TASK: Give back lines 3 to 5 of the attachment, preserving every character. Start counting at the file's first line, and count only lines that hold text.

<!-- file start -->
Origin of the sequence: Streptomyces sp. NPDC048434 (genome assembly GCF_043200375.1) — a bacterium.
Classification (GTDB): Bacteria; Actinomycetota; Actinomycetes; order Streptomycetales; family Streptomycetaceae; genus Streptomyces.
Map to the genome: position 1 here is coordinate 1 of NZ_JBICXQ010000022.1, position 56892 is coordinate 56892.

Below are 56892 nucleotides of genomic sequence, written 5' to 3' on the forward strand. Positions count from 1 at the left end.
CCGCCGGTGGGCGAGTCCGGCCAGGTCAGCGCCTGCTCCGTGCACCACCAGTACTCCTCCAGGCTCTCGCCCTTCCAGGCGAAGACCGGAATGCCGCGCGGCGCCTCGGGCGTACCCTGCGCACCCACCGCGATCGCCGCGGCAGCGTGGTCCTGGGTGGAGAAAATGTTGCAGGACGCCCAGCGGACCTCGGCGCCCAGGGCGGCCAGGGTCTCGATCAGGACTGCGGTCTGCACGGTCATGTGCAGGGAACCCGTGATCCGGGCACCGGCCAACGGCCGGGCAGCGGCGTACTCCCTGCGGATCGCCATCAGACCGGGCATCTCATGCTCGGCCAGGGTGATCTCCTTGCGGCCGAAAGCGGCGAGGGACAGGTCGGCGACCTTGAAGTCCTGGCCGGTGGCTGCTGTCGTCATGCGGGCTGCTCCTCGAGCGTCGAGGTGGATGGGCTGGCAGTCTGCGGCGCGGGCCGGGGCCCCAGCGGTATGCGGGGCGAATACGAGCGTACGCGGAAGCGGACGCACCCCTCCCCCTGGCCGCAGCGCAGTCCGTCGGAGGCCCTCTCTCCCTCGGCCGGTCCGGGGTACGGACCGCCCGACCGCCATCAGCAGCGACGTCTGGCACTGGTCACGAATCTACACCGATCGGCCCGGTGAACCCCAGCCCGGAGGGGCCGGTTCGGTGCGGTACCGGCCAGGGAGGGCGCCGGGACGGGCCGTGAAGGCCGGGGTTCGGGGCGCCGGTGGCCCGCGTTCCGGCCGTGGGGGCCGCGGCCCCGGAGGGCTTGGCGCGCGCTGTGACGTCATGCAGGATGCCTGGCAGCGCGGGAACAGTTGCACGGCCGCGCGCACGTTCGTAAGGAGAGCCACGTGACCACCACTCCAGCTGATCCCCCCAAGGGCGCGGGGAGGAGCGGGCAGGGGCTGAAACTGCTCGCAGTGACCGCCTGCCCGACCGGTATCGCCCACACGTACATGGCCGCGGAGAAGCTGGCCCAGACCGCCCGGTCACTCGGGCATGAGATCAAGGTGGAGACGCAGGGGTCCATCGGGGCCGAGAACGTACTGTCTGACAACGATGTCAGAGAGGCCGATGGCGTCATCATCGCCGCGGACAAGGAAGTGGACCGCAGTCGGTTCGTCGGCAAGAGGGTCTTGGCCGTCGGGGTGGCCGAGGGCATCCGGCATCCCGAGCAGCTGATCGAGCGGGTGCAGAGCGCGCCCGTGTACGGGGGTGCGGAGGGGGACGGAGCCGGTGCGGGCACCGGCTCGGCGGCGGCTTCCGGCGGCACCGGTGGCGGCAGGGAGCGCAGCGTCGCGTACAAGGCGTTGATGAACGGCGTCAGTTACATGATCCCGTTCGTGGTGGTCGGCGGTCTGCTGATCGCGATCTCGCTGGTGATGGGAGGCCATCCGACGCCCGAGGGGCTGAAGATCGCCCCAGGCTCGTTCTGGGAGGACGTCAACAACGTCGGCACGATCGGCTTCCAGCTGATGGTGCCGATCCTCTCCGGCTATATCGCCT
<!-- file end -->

Map to the genome: position 1 here is coordinate 1 of NZ_JBICXQ010000022.1, position 56892 is coordinate 56892.

Below are 56892 nucleotides of genomic sequence, written 5' to 3' on the forward strand. Positions count from 1 at the left end.
CCGCCGGTGGGCGAGTCCGGCCAGGTCAGCGCCTGCTCCGTGCACCACCAGTACTCCTCCAGGCTCTCGCCCTTCCAGGCGAAGACCGGAATGCCGCGCGGCGCCTCGGGCGTACCCTGCGCACCCACCGCGATCGCCGCGGCAGCGTGGTCCTGGGTGGAGAAAATGTTGCAGGACGCCCAGCGGACCTCGGCGCCCAGGGCGGCCAGGGTCTCGATCAGGACTGCGGTCTGCACGGTCATGTGCAGGGAACCCGTGATCCGGGCACCGGCCAACGGCCGGGCAGCGGCGTACTCCCTGCGGATCGCCATCAGACCGGGCATCTCATGCTCGGCCAGGGTGATCTCCTTGCGGCCGAAAGCGGCGAGGGACAGGTCGGCGACCTTGAAGTCCTGGCCGGTGGCTGCTGTCGTCATGCGGGCTGCTCCTCGAGCGTCGAGGTGGATGGGCTGGCAGTCTGCGGCGCGGGCCGGGGCCCCAGCGGTATGCGGGGCGAATACGAGCGTACGCGGAAGCGGACGCACCCCTCCCCCTGGCCGCAGCGCAGTCCGTCGGAGGCCCTCTCTCCCTCGGCCGGTCCGGGGTACGGACCGCCCGACCGCCATCAGCAGCGACGTCTGGCACTGGTCACGAATCTACACCGATCGGCCCGGTGAACCCCAGCCCGGAGGGGCCGGTTCGGTGCGGTACCGGCCAGGGAGGGCGCCGGGACGGGCCGTGAAGGCCGGGGTTCGGGGCGCCGGTGGCCCGCGTTCCGGCCGTGGGGGCCGCGGCCCCGGAGGGCTTGGCGCGCGCTGTGACGTCATGCAGGATGCCTGGCAGCGCGGGAACAGTTGCACGGCCGCGCGCACGTTCGTAAGGAGAGCCACGTGACCACCACTCCAGCTGATCCCCCCAAGGGCGCGGGGAGGAGCGGGCAGGGGCTGAAACTGCTCGCAGTGACCGCCTGCCCGACCGGTATCGCCCACACGTACATGGCCGCGGAGAAGCTGGCCCAGACCGCCCGGTCACTCGGGCATGAGATCAAGGTGGAGACGCAGGGGTCCATCGGGGCCGAGAACGTACTGTCTGACAACGATGTCAGAGAGGCCGATGGCGTCATCATCGCCGCGGACAAGGAAGTGGACCGCAGTCGGTTCGTCGGCAAGAGGGTCTTGGCCGTCGGGGTGGCCGAGGGCATCCGGCATCCCGAGCAGCTGATCGAGCGGGTGCAGAGCGCGCCCGTGTACGGGGGTGCGGAGGGGGACGGAGCCGGTGCGGGCACCGGCTCGGCGGCGGCTTCCGGCGGCACCGGTGGCGGCAGGGAGCGCAGCGTCGCGTACAAGGCGTTGATGAACGGCGTCAGTTACATGATCCCGTTCGTGGTGGTCGGCGGTCTGCTGATCGCGATCTCGCTGGTGATGGGAGGCCATCCGACGCCCGAGGGGCTGAAGATCGCCCCAGGCTCGTTCTGGGAGGACGTCAACAACGTCGGCACGATCGGCTTCCAGCTGATGGTGCCGATCCTCTCCGGCTATATCGCCT